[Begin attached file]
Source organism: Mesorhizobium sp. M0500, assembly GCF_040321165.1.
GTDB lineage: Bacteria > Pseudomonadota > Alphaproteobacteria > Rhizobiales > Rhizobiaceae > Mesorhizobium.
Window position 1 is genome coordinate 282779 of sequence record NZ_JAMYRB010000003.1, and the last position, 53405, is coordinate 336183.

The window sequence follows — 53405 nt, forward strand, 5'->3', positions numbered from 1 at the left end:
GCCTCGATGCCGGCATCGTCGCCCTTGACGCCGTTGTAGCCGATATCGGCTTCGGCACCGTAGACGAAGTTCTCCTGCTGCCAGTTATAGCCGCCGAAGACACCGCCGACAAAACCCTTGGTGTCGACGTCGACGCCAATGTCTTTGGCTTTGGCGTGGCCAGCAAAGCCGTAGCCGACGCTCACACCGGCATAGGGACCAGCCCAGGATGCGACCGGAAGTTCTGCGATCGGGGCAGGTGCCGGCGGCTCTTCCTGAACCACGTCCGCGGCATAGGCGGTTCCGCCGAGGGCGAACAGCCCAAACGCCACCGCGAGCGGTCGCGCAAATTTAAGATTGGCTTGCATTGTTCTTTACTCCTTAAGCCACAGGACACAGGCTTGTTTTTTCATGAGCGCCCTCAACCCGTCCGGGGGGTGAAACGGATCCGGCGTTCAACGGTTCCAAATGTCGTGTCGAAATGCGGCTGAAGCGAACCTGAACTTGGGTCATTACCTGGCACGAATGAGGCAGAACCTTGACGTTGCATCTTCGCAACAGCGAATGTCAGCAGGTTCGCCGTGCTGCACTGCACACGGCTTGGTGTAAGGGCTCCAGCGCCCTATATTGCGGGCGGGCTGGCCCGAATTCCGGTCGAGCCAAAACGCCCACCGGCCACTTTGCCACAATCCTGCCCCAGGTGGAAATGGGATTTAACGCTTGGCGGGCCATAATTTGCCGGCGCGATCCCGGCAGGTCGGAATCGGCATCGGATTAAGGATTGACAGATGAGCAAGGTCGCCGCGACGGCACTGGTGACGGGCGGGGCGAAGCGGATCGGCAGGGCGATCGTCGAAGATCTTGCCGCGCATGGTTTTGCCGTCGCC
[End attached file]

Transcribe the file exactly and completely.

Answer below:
Source organism: Mesorhizobium sp. M0500, assembly GCF_040321165.1.
GTDB lineage: Bacteria > Pseudomonadota > Alphaproteobacteria > Rhizobiales > Rhizobiaceae > Mesorhizobium.
Window position 1 is genome coordinate 282779 of sequence record NZ_JAMYRB010000003.1, and the last position, 53405, is coordinate 336183.

The window sequence follows — 53405 nt, forward strand, 5'->3', positions numbered from 1 at the left end:
GCCTCGATGCCGGCATCGTCGCCCTTGACGCCGTTGTAGCCGATATCGGCTTCGGCACCGTAGACGAAGTTCTCCTGCTGCCAGTTATAGCCGCCGAAGACACCGCCGACAAAACCCTTGGTGTCGACGTCGACGCCAATGTCTTTGGCTTTGGCGTGGCCAGCAAAGCCGTAGCCGACGCTCACACCGGCATAGGGACCAGCCCAGGATGCGACCGGAAGTTCTGCGATCGGGGCAGGTGCCGGCGGCTCTTCCTGAACCACGTCCGCGGCATAGGCGGTTCCGCCGAGGGCGAACAGCCCAAACGCCACCGCGAGCGGTCGCGCAAATTTAAGATTGGCTTGCATTGTTCTTTACTCCTTAAGCCACAGGACACAGGCTTGTTTTTTCATGAGCGCCCTCAACCCGTCCGGGGGGTGAAACGGATCCGGCGTTCAACGGTTCCAAATGTCGTGTCGAAATGCGGCTGAAGCGAACCTGAACTTGGGTCATTACCTGGCACGAATGAGGCAGAACCTTGACGTTGCATCTTCGCAACAGCGAATGTCAGCAGGTTCGCCGTGCTGCACTGCACACGGCTTGGTGTAAGGGCTCCAGCGCCCTATATTGCGGGCGGGCTGGCCCGAATTCCGGTCGAGCCAAAACGCCCACCGGCCACTTTGCCACAATCCTGCCCCAGGTGGAAATGGGATTTAACGCTTGGCGGGCCATAATTTGCCGGCGCGATCCCGGCAGGTCGGAATCGGCATCGGATTAAGGATTGACAGATGAGCAAGGTCGCCGCGACGGCACTGGTGACGGGCGGGGCGAAGCGGATCGGCAGGGCGATCGTCGAAGATCTTGCCGCGCATGGTTTTGCCGTCGCC